Misery Speaks

rating icon 6.5 / 10

Track listing:

01. First Bullet Hits
02. I Am Never Enough
03. Denial
04. Feathering Soil
05. Casted By Halo
06. Haven Still Waits
07. Hate Remains
08. Three Times Never
09. Where Truth Lies
10. Distortion Factor
11. Subject: Fear
12. All Bones Broken

Finding yet another way to work "misery" into a band name, Germany's MISERY SPEAKS lands its Alveran debut (after the independently released full-length "Things Fall Apart" and "Demo 2005" disc) and should make a medium-sized splash in scene waters with this self-titled album. The album's fundamental metalcore approach is injected with a healthy dose of Swedish melodic death/thrash. It is of course nearly impossible to release a work like this one and establish a true identity. Fortunately, there is enough here to warrant a basically positive review, as the band is quite good at what it does, even if the boys haven't exactly separated themselves from a sizeable pack of imitators.

There is no genre redefinition here, but the group does a decent job of combining solid songwriting with relatively dynamic arrangements. The familiar sounds aside, there are many opportunities to revel in the savage riffs of guitarists Stephan Gall and Florian F√ľntmann, and the relentless and nicely accented drumming of Janosch Rathmer. Lots of chugging guitar riffs and harmonies, as well as the gruff vocal style, are similar in feeling and style to any number of other German metalcore bands. Just like a number of other middle-tier metalcore albums, the disc begins to bog down a bit somewhere around the half-way point, which has nothing to do with a decline in quality, only a "been there, heard that" vibe. Songs like "First Bullet Hits" and "I Am Never Enough" are competently performed, as up-tempo pummel gives way to melodic chords and pace changeups. The album also features a few moments of lighter, somewhat atmospheric and melancholy fare, such as on "Denial", "Haven Still Waits", and the bulk of album-closing instrumental "All Bones Broken" in particular. Some tough, string-bent riffs and ominous chords meet otherwise speedy riffing to make "Feathering Soil" worthy of note. Even with the solid guitar work, punishing style, and firm command of melody, most of the tunes are similar in approach, resulting in vary degrees of success in making any one song stand out.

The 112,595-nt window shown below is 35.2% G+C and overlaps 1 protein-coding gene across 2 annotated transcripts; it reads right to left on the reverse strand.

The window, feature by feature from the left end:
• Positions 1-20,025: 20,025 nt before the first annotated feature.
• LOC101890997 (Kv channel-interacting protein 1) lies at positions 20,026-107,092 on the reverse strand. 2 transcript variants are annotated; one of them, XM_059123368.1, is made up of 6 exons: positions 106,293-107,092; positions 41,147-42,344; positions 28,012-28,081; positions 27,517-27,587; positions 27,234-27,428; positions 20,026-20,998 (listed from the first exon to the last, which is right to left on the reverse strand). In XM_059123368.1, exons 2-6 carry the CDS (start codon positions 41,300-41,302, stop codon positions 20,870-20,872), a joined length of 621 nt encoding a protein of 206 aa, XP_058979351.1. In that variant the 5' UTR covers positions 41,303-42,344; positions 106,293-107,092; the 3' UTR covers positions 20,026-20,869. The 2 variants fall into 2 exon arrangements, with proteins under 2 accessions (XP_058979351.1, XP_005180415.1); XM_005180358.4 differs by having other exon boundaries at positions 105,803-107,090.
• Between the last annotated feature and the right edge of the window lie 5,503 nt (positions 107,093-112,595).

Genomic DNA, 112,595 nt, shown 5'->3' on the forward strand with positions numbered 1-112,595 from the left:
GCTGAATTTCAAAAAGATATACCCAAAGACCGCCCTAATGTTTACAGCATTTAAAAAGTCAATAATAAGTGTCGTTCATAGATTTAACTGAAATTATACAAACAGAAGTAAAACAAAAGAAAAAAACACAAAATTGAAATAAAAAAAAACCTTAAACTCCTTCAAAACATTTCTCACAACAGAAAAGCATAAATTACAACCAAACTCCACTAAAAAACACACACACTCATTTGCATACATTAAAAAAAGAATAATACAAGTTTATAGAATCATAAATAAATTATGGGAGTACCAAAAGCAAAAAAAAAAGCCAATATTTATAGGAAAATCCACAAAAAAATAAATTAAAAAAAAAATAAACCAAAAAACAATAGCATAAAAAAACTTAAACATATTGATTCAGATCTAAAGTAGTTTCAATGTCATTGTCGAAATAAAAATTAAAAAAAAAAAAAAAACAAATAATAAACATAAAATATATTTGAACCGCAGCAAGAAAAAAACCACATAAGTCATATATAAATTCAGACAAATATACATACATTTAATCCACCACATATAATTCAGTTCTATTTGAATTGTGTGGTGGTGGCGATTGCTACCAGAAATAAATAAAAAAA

The album should please fan of the genre that want a product that is a bit above average, as well as immediately gratifying and familiar. It is too bad that one could do just as well, if not better, by purchasing albums from countrymen like NEAERA or MAROON. The disc is more than acceptable and very well played, but will likely get lost in the shuffle of a million other bands playing a similar style. Regardless, assuming you know what to expect, you probably won't be disappointed.

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